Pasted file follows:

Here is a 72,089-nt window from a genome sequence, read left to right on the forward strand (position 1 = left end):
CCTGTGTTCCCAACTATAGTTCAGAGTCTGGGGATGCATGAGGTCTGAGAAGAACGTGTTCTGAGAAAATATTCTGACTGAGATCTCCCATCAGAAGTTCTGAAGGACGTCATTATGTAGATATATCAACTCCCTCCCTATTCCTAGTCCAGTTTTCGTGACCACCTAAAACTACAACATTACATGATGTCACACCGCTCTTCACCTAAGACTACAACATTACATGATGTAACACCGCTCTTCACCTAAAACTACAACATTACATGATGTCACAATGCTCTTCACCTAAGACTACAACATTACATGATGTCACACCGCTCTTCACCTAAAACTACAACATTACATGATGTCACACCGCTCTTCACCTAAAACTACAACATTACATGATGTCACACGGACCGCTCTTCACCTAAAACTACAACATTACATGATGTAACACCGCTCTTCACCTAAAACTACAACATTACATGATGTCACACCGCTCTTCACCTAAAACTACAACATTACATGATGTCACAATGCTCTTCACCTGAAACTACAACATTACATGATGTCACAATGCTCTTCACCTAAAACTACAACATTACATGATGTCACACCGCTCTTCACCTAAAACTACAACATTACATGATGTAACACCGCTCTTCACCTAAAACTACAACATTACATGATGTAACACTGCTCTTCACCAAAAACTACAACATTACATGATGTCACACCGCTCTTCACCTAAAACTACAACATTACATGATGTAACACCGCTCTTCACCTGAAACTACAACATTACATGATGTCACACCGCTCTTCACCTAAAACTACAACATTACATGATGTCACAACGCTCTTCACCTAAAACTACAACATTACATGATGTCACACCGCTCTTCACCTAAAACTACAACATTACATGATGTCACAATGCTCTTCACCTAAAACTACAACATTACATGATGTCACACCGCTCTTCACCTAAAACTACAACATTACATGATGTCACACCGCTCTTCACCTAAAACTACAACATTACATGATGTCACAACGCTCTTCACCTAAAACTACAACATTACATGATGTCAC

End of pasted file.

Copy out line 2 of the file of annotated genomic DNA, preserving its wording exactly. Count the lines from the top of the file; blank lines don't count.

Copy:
CCTGTGTTCCCAACTATAGTTCAGAGTCTGGGGATGCATGAGGTCTGAGAAGAACGTGTTCTGAGAAAATATTCTGACTGAGATCTCCCATCAGAAGTTCTGAAGGACGTCATTATGTAGATATATCAACTCCCTCCCTATTCCTAGTCCAGTTTTCGTGACCACCTAAAACTACAACATTACATGATGTCACACCGCTCTTCACCTAAGACTACAACATTACATGATGTAACACCGCTCTTCACCTAAAACTACAACATTACATGATGTCACAATGCTCTTCACCTAAGACTACAACATTACATGATGTCACACCGCTCTTCACCTAAAACTACAACATTACATGATGTCACACCGCTCTTCACCTAAAACTACAACATTACATGATGTCACACGGACCGCTCTTCACCTAAAACTACAACATTACATGATGTAACACCGCTCTTCACCTAAAACTACAACATTACATGATGTCACACCGCTCTTCACCTAAAACTACAACATTACATGATGTCACAATGCTCTTCACCTGAAACTACAACATTACATGATGTCACAATGCTCTTCACCTAAAACTACAACATTACATGATGTCACACCGCTCTTCACCTAAAACTACAACATTACATGATGTAACACCGCTCTTCACCTAAAACTACAACATTACATGATGTAACACTGCTCTTCACCAAAAACTACAACATTACATGATGTCACACCGCTCTTCACCTAAAACTACAACATTACATGATGTAACACCGCTCTTCACCTGAAACTACAACATTACATGATGTCACACCGCTCTTCACCTAAAACTACAACATTACATGATGTCACAACGCTCTTCACCTAAAACTACAACATTACATGATGTCACACCGCTCTTCACCTAAAACTACAACATTACATGATGTCACAATGCTCTTCACCTAAAACTACAACATTACATGATGTCACACCGCTCTTCACCTAAAACTACAACATTACATGATGTCACACCGCTCTTCACCTAAAACTACAACATTACATGATGTCACAACGCTCTTCACCTAAAACTACAACATTACATGATGTCAC